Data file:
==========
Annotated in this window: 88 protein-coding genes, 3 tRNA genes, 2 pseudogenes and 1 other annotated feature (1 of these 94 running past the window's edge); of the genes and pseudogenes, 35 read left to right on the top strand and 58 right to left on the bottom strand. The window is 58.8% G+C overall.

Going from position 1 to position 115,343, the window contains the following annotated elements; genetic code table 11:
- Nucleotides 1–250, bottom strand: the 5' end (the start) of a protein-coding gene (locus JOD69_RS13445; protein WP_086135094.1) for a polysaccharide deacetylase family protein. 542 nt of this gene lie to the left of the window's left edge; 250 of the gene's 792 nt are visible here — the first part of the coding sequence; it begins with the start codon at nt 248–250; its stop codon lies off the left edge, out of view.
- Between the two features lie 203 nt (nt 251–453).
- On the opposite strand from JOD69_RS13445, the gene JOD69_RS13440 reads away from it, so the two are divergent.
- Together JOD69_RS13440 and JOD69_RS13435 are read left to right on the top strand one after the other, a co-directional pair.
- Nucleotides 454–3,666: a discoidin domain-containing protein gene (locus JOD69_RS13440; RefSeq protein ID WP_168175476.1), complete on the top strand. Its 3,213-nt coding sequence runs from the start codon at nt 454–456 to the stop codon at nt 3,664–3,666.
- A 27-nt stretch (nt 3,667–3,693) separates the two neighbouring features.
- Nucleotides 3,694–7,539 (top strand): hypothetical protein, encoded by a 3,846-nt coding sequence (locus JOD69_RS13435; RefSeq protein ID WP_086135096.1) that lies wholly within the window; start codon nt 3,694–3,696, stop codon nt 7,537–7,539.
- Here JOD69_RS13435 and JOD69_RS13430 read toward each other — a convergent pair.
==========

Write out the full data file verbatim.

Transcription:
Annotated in this window: 88 protein-coding genes, 3 tRNA genes, 2 pseudogenes and 1 other annotated feature (1 of these 94 running past the window's edge); of the genes and pseudogenes, 35 read left to right on the top strand and 58 right to left on the bottom strand. The window is 58.8% G+C overall.

Going from position 1 to position 115,343, the window contains the following annotated elements; genetic code table 11:
- Nucleotides 1–250, bottom strand: the 5' end (the start) of a protein-coding gene (locus JOD69_RS13445; protein WP_086135094.1) for a polysaccharide deacetylase family protein. 542 nt of this gene lie to the left of the window's left edge; 250 of the gene's 792 nt are visible here — the first part of the coding sequence; it begins with the start codon at nt 248–250; its stop codon lies off the left edge, out of view.
- Between the two features lie 203 nt (nt 251–453).
- On the opposite strand from JOD69_RS13445, the gene JOD69_RS13440 reads away from it, so the two are divergent.
- Together JOD69_RS13440 and JOD69_RS13435 are read left to right on the top strand one after the other, a co-directional pair.
- Nucleotides 454–3,666: a discoidin domain-containing protein gene (locus JOD69_RS13440; RefSeq protein ID WP_168175476.1), complete on the top strand. Its 3,213-nt coding sequence runs from the start codon at nt 454–456 to the stop codon at nt 3,664–3,666.
- A 27-nt stretch (nt 3,667–3,693) separates the two neighbouring features.
- Nucleotides 3,694–7,539 (top strand): hypothetical protein, encoded by a 3,846-nt coding sequence (locus JOD69_RS13435; RefSeq protein ID WP_086135096.1) that lies wholly within the window; start codon nt 3,694–3,696, stop codon nt 7,537–7,539.
- Here JOD69_RS13435 and JOD69_RS13430 read toward each other — a convergent pair.